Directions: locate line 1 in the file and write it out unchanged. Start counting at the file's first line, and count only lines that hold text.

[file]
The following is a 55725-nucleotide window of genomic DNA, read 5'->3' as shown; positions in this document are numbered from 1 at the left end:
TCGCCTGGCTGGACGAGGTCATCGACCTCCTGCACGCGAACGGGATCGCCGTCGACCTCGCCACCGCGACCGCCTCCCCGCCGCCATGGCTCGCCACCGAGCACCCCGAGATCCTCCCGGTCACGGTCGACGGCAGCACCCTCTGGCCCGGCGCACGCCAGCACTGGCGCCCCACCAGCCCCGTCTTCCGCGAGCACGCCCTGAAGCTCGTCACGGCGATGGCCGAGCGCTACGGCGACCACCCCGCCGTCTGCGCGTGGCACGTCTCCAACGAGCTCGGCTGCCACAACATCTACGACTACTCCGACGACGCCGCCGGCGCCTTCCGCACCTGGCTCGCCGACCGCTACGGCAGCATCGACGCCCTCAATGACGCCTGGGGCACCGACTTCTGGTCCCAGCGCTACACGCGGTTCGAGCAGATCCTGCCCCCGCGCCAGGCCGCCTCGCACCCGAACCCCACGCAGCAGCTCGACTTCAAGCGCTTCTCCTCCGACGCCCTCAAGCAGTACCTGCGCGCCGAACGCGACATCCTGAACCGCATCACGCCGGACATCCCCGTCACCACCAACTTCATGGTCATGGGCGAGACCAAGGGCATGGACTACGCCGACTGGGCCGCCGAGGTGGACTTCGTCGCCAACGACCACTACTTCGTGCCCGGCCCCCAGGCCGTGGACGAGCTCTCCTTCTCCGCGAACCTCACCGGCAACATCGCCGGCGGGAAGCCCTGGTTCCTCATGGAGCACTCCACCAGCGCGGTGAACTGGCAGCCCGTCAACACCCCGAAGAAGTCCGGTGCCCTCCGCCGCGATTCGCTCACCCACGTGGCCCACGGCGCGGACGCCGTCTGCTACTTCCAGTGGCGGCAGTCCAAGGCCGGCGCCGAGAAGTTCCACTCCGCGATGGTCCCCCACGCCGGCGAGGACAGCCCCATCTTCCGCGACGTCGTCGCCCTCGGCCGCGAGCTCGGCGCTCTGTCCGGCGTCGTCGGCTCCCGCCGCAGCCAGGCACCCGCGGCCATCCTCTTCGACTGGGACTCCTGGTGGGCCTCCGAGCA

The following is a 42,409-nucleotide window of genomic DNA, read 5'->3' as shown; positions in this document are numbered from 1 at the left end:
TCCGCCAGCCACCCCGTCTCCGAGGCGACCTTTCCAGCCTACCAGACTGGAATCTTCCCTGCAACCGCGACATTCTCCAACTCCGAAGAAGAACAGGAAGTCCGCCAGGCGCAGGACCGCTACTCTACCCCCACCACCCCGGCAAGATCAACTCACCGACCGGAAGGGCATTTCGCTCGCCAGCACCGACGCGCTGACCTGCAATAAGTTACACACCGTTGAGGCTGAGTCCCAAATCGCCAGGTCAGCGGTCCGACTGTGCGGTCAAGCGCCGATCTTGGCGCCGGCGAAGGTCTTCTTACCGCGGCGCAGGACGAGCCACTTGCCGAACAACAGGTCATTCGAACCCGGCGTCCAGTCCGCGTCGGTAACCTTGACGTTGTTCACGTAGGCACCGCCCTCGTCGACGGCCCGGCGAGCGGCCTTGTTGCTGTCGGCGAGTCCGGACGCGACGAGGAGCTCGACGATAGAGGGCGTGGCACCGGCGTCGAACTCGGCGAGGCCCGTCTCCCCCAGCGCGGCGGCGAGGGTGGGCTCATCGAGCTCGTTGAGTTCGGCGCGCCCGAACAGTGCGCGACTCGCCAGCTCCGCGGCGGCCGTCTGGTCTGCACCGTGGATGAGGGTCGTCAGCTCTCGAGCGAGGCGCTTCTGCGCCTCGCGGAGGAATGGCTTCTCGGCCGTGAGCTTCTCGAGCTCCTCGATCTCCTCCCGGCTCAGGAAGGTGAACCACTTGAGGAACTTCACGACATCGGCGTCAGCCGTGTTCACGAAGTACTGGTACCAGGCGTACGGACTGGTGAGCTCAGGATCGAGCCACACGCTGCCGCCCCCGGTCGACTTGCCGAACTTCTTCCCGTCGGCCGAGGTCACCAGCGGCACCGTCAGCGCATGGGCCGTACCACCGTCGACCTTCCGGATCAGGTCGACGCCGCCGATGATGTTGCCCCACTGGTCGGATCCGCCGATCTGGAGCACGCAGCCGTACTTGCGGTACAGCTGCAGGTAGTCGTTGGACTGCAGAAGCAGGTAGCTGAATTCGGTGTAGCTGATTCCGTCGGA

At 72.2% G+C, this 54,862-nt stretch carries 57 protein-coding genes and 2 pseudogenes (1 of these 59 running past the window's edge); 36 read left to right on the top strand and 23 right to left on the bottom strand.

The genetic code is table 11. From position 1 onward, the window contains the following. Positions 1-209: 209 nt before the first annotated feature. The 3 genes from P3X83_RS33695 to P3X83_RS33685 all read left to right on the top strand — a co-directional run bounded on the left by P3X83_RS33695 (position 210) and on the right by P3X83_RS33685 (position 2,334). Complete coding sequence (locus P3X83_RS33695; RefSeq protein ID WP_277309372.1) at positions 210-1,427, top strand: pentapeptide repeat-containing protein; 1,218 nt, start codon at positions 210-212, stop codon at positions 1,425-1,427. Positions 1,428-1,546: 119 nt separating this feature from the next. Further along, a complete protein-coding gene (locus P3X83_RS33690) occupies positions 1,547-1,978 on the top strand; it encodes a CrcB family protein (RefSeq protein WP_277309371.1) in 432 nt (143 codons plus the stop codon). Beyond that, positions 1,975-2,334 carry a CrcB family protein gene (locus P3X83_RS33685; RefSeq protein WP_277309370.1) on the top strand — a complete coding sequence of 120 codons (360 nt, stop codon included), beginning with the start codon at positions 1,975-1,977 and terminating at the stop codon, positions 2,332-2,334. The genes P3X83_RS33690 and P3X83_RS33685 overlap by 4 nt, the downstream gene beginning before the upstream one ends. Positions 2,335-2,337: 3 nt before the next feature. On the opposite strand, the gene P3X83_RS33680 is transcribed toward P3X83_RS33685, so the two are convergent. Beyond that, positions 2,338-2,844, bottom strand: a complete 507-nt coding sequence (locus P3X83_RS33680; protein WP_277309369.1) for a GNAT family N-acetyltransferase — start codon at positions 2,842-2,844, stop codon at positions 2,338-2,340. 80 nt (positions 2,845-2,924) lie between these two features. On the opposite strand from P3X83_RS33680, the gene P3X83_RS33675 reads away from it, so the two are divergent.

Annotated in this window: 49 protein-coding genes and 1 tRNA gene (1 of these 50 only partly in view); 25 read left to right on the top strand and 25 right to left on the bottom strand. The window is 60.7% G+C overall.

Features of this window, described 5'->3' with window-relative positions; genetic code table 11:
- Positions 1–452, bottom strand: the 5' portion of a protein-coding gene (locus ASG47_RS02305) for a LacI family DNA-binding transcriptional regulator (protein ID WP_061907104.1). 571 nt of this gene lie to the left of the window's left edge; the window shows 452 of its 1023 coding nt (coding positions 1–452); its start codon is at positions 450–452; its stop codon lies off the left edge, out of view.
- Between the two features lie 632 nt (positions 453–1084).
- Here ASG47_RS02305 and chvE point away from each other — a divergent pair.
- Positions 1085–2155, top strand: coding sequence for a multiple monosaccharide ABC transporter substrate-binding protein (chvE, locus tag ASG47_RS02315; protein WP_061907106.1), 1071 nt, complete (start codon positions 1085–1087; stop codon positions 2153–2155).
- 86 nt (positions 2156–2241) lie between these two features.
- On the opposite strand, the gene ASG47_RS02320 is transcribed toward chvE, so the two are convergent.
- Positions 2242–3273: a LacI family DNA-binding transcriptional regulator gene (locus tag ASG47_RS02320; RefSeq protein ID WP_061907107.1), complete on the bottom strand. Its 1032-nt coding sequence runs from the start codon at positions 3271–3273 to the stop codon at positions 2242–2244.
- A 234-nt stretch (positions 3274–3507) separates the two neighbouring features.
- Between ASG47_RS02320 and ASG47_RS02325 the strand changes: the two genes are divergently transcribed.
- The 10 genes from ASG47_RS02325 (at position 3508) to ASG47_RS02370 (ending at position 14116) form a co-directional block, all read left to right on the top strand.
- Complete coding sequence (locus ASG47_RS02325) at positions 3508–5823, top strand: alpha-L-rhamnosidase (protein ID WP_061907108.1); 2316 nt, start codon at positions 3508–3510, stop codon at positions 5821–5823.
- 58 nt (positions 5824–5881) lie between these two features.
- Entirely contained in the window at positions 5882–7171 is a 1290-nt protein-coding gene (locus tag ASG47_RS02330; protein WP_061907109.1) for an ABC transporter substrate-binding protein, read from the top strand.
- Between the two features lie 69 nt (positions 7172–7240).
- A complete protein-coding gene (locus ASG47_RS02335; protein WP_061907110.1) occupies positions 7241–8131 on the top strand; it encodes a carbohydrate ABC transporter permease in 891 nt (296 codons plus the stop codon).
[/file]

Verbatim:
The following is a 55725-nucleotide window of genomic DNA, read 5'->3' as shown; positions in this document are numbered from 1 at the left end: